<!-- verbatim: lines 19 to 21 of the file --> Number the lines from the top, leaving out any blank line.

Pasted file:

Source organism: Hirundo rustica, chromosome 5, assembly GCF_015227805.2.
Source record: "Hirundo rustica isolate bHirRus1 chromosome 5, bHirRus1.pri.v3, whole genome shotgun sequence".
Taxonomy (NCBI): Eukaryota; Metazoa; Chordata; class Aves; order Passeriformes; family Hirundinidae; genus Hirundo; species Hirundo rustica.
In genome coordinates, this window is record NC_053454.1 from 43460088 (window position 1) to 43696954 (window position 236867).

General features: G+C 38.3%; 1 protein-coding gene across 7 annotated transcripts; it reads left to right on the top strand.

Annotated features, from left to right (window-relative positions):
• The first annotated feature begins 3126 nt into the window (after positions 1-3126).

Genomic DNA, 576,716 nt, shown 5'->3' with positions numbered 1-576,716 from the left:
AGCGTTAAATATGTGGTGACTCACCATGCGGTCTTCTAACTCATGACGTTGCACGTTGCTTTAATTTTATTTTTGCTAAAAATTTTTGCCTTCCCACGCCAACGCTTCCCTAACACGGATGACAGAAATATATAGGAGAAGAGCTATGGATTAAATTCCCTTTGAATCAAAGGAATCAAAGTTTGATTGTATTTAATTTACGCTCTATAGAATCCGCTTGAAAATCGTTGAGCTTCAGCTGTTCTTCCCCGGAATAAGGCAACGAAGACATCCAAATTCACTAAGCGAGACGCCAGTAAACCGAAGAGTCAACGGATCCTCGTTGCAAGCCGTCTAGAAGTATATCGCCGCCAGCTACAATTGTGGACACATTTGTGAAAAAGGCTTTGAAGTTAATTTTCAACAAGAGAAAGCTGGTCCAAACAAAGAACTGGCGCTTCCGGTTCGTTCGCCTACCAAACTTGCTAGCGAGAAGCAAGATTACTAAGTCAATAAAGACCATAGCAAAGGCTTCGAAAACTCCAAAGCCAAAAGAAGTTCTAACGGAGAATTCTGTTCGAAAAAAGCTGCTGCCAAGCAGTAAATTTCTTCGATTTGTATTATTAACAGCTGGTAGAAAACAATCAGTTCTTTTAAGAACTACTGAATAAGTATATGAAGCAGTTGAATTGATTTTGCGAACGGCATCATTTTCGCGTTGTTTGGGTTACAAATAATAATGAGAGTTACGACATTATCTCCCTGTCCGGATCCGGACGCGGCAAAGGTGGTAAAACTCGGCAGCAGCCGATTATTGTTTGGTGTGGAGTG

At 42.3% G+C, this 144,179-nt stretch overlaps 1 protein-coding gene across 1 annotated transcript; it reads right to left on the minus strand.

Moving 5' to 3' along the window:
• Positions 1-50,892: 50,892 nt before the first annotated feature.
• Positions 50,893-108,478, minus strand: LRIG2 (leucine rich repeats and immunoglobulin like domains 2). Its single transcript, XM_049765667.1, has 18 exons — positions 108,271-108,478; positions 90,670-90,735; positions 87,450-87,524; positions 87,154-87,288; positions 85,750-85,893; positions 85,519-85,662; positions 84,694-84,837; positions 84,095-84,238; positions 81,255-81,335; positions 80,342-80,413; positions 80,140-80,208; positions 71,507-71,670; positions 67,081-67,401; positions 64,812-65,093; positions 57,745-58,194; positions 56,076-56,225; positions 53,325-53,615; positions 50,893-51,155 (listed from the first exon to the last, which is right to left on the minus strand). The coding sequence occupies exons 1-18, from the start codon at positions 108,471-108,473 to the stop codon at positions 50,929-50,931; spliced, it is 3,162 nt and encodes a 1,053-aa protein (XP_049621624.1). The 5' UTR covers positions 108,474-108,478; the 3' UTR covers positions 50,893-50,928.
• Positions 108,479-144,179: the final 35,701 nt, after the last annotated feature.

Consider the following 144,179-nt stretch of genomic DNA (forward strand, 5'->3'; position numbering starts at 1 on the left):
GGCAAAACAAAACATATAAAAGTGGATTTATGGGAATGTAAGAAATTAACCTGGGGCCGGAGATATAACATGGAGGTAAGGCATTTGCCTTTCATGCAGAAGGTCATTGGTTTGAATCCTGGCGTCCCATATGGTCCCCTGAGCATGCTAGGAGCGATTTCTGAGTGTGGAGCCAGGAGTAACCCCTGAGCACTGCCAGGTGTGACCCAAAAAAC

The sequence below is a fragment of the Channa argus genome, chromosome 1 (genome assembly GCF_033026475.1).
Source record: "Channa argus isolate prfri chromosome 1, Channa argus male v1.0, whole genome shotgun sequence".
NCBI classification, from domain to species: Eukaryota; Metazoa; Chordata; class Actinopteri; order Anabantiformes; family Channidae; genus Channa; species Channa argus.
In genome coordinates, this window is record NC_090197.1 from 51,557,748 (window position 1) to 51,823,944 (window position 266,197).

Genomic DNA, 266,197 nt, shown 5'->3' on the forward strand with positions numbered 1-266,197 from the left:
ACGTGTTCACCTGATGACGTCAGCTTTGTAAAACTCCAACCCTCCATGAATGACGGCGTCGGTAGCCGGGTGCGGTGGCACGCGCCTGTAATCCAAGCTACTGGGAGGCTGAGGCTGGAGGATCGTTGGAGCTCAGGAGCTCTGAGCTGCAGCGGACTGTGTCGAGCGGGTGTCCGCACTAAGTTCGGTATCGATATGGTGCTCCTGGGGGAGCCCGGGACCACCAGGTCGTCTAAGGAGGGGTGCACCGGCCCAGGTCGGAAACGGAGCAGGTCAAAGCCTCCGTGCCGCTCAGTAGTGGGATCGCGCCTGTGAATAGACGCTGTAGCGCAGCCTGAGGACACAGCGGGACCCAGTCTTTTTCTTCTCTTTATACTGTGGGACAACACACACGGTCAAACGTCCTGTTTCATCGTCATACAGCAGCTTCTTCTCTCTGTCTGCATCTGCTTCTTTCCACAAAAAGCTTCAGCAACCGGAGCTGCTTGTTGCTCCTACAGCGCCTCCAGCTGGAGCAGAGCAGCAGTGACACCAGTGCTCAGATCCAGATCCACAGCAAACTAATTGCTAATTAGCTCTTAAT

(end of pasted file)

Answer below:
NCBI classification, from domain to species: Eukaryota; Metazoa; Chordata; class Actinopteri; order Anabantiformes; family Channidae; genus Channa; species Channa argus.
In genome coordinates, this window is record NC_090197.1 from 51,557,748 (window position 1) to 51,823,944 (window position 266,197).

Genomic DNA, 266,197 nt, shown 5'->3' on the forward strand with positions numbered 1-266,197 from the left: